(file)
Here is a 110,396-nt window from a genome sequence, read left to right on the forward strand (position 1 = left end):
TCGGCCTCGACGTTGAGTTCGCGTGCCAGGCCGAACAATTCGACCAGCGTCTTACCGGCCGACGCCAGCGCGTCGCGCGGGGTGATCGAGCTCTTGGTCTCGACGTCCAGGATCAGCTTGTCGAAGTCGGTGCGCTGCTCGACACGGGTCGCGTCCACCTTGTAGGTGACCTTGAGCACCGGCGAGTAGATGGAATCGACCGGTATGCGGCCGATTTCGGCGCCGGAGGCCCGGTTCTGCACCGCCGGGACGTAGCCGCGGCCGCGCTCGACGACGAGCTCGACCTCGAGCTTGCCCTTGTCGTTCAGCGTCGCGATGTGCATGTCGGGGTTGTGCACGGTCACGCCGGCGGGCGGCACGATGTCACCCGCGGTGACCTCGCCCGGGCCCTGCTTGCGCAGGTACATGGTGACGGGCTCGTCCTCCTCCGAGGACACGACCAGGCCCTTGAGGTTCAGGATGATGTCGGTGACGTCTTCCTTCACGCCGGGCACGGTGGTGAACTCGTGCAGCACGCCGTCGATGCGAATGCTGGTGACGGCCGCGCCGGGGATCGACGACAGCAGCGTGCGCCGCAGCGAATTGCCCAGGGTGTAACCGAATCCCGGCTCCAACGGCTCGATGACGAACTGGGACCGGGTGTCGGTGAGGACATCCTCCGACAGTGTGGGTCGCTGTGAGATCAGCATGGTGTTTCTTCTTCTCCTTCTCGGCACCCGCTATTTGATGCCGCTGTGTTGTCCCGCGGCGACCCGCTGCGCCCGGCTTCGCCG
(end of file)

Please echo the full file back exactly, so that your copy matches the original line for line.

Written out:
Here is a 110,396-nt window from a genome sequence, read left to right on the forward strand (position 1 = left end):
TCGGCCTCGACGTTGAGTTCGCGTGCCAGGCCGAACAATTCGACCAGCGTCTTACCGGCCGACGCCAGCGCGTCGCGCGGGGTGATCGAGCTCTTGGTCTCGACGTCCAGGATCAGCTTGTCGAAGTCGGTGCGCTGCTCGACACGGGTCGCGTCCACCTTGTAGGTGACCTTGAGCACCGGCGAGTAGATGGAATCGACCGGTATGCGGCCGATTTCGGCGCCGGAGGCCCGGTTCTGCACCGCCGGGACGTAGCCGCGGCCGCGCTCGACGACGAGCTCGACCTCGAGCTTGCCCTTGTCGTTCAGCGTCGCGATGTGCATGTCGGGGTTGTGCACGGTCACGCCGGCGGGCGGCACGATGTCACCCGCGGTGACCTCGCCCGGGCCCTGCTTGCGCAGGTACATGGTGACGGGCTCGTCCTCCTCCGAGGACACGACCAGGCCCTTGAGGTTCAGGATGATGTCGGTGACGTCTTCCTTCACGCCGGGCACGGTGGTGAACTCGTGCAGCACGCCGTCGATGCGAATGCTGGTGACGGCCGCGCCGGGGATCGACGACAGCAGCGTGCGCCGCAGCGAATTGCCCAGGGTGTAACCGAATCCCGGCTCCAACGGCTCGATGACGAACTGGGACCGGGTGTCGGTGAGGACATCCTCCGACAGTGTGGGTCGCTGTGAGATCAGCATGGTGTTTCTTCTTCTCCTTCTCGGCACCCGCTATTTGATGCCGCTGTGTTGTCCCGCGGCGACCCGCTGCGCCCGGCTTCGCCG